Ultracold Atomic Systems

-Kaviranjana Antony

What do superconductors, neutron stars and quantum computers have in common? Before we get to that, let me introduce you to one of the most peculiar phenomena in physics: ultracold atomic systems. Put simply, when you cool atoms down in the range of several microkelvins (µK), thus emphasising their quantum mechanical properties, you end up with an ultracold atomic system.

The infamous Bose-Einstein Condensate is an ultracold system, wherein individual atoms have no free energy to move around because the temperature is dangerously close to absolute zero. As a result, the entire collection of atoms behaves as a single atom i.e, they occupy the same quantum state, becoming indistinguishable from one another. This clearly violates the Pauli Exclusion Principle (which states that fermions cannot have identical quantum states) and are hence described by a completely new set of principles: the Bose-Einstein statistics.

Bizarre properties like superfluidity begin to emerge at these cryogenic temperatures, wherein fluids flow with no loss of kinetic energy. Such fluids will just continue rotating indefinitely once they are stirred and can flow through narrow channels forever without seeming to experience any friction. Physicists have created exactly such kind of vortices using ultracold fermionic gases using isotopes of elements such as lithium.

Superfluidity is central to the theory of superconductivity.

Superconductors are fascinating materials and form an extremely promising area of research. Superconductors exhibit zero electrical resistance and have no magnetic fields in them; which occurs below a particular critical temperature. Superconductivity is observed at very low temperatures i.e such materials have critical temperatures around 30K.

Electrons in superconductors are bound to each other in pairs at incredibly low temperatures called Cooper pairs. This mutual attraction is brought about by the interaction between the electrons themselves and the crystal lattice. More accurately, it is the quantised unit of a vibrating crystal lattice, “the phonon”, analogous to how a photon is a quantised light wave. Likewise, a phonon can be considered as a quantised sound wave.

Now, an electron-phonon interaction in the material at very low temperatures gives rise to a Cooper pair. Several Cooper pairs may occupy the same quantum state. This sounds hugely similar to what happens in ultracold systems! To massively oversimplify things: This tendency for all the Cooper pairs to “condense” into an identical quantum state results in the phenomenon of superconductivity.

A superconductor can be considered a superfluid, except the constituent particles, are electrically charged whereas in superfluids the atoms that make them up are electrically neutral. This adds up because we know in a superconductor that a current can flow in a superconductor almost perpetually once initiated, just as superfluids can flow through narrow tubes endlessly!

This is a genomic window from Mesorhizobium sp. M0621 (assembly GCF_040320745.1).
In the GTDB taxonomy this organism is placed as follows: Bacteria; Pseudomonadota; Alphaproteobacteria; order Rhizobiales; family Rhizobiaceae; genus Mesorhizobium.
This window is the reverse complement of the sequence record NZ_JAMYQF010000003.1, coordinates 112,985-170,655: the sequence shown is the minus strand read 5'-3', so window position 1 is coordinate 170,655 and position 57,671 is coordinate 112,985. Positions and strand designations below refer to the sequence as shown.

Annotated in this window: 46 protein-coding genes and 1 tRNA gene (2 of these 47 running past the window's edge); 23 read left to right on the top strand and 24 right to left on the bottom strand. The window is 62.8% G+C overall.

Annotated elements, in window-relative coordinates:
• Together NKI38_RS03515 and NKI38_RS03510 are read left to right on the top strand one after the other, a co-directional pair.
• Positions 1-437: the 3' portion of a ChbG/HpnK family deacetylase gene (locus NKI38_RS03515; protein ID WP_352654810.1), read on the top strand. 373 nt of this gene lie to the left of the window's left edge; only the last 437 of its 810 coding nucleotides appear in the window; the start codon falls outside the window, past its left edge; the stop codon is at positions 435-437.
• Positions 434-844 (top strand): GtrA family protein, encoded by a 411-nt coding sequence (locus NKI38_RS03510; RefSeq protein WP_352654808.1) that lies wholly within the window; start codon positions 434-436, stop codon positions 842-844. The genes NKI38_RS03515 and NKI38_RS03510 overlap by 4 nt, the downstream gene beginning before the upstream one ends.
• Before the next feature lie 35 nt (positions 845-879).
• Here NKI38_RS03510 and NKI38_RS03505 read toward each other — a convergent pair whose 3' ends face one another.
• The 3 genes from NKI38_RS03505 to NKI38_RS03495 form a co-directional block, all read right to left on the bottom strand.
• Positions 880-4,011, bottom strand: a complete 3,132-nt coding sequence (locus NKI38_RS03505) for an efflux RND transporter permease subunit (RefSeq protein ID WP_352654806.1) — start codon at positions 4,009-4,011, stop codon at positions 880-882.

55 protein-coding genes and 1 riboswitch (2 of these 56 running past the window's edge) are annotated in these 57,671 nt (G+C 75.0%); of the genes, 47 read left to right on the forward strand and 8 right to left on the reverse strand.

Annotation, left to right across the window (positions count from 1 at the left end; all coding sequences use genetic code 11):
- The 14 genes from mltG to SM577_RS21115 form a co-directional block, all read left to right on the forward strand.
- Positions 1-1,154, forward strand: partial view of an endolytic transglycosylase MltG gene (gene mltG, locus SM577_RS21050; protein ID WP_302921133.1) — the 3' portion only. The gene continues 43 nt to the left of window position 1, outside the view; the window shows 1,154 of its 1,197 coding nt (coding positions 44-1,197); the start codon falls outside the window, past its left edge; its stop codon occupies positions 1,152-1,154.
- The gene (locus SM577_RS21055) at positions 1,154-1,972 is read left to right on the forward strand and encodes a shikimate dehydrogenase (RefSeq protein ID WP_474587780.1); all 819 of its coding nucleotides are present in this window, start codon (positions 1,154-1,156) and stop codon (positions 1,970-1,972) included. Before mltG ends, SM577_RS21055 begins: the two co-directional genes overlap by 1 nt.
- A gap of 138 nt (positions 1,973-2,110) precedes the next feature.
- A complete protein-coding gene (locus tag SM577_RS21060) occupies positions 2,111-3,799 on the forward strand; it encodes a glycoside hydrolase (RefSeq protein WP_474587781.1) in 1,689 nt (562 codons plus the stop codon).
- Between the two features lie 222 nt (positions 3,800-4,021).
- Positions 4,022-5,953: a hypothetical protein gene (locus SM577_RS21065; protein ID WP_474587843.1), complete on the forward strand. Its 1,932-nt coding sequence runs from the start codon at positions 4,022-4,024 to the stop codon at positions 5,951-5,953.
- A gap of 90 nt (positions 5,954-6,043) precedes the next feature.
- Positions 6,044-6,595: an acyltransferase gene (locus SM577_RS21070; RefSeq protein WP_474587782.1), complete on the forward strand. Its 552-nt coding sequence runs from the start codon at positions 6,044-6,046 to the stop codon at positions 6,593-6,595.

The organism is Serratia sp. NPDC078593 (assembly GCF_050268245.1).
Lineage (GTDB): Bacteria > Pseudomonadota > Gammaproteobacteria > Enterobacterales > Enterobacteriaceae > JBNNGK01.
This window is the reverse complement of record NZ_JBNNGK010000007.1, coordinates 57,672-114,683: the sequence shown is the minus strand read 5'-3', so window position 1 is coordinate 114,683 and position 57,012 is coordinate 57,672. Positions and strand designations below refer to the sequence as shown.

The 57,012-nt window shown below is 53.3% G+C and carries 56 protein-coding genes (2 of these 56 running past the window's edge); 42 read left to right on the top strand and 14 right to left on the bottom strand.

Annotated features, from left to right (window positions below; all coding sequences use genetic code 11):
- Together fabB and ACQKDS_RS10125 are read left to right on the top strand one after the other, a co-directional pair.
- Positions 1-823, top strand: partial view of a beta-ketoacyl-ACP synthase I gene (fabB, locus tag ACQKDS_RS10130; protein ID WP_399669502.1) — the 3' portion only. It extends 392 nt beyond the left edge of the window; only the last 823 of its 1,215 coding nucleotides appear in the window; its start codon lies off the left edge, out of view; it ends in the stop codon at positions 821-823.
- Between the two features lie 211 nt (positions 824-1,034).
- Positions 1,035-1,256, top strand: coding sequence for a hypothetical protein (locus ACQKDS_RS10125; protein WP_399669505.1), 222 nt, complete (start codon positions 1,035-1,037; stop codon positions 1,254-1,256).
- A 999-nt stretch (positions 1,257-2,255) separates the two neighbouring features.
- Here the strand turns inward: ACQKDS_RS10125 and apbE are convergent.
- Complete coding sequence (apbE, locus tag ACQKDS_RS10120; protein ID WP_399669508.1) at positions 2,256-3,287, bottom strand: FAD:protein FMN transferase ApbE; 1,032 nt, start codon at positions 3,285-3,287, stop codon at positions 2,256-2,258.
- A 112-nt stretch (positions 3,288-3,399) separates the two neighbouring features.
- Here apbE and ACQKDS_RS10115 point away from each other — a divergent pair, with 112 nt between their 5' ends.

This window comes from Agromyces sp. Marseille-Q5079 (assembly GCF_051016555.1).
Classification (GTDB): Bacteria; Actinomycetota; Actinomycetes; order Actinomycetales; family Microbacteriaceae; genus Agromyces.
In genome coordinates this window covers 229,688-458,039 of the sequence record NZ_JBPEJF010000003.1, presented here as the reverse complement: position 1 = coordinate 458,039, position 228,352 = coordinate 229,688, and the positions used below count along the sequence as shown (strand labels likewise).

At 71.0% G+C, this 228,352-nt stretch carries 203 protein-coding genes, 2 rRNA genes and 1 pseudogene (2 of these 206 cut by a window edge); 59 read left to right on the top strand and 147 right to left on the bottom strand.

What if neutron stars, some of the densest stellar objects ever discovered, could do the same? That is, form analogues to Cooper pairs? But instead, replace the electrons with neutrons and the reason for the attraction to be a long-range attractive nuclear force. This is exactly what many theories that try to explain what is inside a neutron star say. In that case, you’d expect superfluidity and superconductivity inside the neutron star, and as unexpected as that sounds, several theories do suggest that a neutron star looks like an “onion with layers of superconductors and superfluids”.

Because ultracold atoms are excellent at highlighting the quantum mechanical properties of the system, they come in handy in quantum simulations. To study various condensed matter systems experimentally and how they behave under certain conditions, you would require a great degree of control yet need to maintain the intrinsic properties of the system. This is where ultracold atomic systems come in, acting as an analogue to the actual system being studied, hence serving as a crucial tool for experimentalists.

For this very reason, ultracold systems have been proposed as platforms for quantum computing. In a 2017 MIT approach, researchers showed that collections of ultracold molecules can retain the information stored in them, for hundreds of times longer than previously achieved in these materials. Such configurations could provide the framework for qubits (analogous to bits in classical computing) essential for quantum computing.

It is truly beyond belief that something as elementary as exceptionally low temperatures can span such a wide range of exotic manner and fascinating properties, and more so that these properties insert themselves into such varying scales of the universe. When you think about it, being able to characterise the same set of properties at the electronic level as well as the cosmological level is mind-blowing indeed and captures the true essence of physics in a way like no other.


Cover image credits: https://trivediresearch.org.ohio-state.edu/wp-content/uploads/2013/05/cold-atoms-1.jpg









References: Image reference: Image courtesy of Symmetry magazine, a joint Fermilab/SLAC publication. Artwork by Sandbox Studio, Chicago. Image reference Title: Galaxy rotation under the influence of dark matter.ogv Author: Ingo Berg